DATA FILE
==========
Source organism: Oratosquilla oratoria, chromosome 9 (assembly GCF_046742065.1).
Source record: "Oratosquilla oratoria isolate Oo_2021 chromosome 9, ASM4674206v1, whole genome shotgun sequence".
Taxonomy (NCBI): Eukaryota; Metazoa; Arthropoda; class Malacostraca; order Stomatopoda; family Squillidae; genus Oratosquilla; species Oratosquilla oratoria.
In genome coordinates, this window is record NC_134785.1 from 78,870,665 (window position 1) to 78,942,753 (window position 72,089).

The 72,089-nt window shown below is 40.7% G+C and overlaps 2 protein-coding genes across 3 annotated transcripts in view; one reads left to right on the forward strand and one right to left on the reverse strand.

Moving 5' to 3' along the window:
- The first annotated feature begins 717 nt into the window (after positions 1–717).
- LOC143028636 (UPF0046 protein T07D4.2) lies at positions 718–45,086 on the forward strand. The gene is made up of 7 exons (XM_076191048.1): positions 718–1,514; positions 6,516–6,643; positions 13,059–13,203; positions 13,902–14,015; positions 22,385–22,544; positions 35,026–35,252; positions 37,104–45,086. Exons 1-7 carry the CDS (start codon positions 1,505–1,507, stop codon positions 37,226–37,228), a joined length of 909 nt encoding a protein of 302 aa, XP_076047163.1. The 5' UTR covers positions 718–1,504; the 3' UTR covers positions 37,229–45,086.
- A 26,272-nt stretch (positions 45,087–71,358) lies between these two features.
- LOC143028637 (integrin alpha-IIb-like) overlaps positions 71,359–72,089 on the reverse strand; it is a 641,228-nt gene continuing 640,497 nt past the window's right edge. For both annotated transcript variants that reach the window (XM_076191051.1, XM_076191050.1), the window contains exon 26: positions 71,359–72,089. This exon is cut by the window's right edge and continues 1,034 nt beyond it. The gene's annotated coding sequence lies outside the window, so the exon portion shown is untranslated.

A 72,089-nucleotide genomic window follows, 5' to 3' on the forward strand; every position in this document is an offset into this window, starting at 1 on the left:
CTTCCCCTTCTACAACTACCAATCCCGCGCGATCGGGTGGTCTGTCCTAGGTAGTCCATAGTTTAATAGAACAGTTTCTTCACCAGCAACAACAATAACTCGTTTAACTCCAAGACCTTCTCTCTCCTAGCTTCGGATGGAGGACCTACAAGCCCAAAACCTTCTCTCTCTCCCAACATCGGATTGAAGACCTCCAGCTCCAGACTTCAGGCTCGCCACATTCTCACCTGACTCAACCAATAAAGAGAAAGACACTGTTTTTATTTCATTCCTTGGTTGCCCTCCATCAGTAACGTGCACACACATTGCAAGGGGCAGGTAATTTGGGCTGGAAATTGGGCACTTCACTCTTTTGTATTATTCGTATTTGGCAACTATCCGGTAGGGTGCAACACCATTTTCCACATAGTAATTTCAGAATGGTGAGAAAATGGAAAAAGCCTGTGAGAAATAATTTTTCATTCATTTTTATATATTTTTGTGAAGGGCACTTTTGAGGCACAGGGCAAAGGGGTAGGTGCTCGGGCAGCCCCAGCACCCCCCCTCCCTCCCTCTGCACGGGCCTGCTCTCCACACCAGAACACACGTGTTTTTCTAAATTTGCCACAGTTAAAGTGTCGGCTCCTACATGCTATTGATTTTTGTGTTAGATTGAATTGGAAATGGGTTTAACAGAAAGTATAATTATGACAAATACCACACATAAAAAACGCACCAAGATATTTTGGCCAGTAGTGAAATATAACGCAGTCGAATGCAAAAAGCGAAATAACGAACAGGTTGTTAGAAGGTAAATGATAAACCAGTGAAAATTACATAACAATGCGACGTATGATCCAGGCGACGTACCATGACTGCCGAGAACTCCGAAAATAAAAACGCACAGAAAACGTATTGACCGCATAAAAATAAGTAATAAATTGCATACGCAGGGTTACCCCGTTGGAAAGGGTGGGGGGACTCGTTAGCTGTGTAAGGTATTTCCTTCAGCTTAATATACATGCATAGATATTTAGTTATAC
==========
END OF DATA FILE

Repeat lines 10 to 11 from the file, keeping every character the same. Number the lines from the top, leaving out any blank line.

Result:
- LOC143028637 (integrin alpha-IIb-like) overlaps positions 71,359–72,089 on the reverse strand; it is a 641,228-nt gene continuing 640,497 nt past the window's right edge. For both annotated transcript variants that reach the window (XM_076191051.1, XM_076191050.1), the window contains exon 26: positions 71,359–72,089. This exon is cut by the window's right edge and continues 1,034 nt beyond it. The gene's annotated coding sequence lies outside the window, so the exon portion shown is untranslated.

A 72,089-nucleotide genomic window follows, 5' to 3' on the forward strand; every position in this document is an offset into this window, starting at 1 on the left: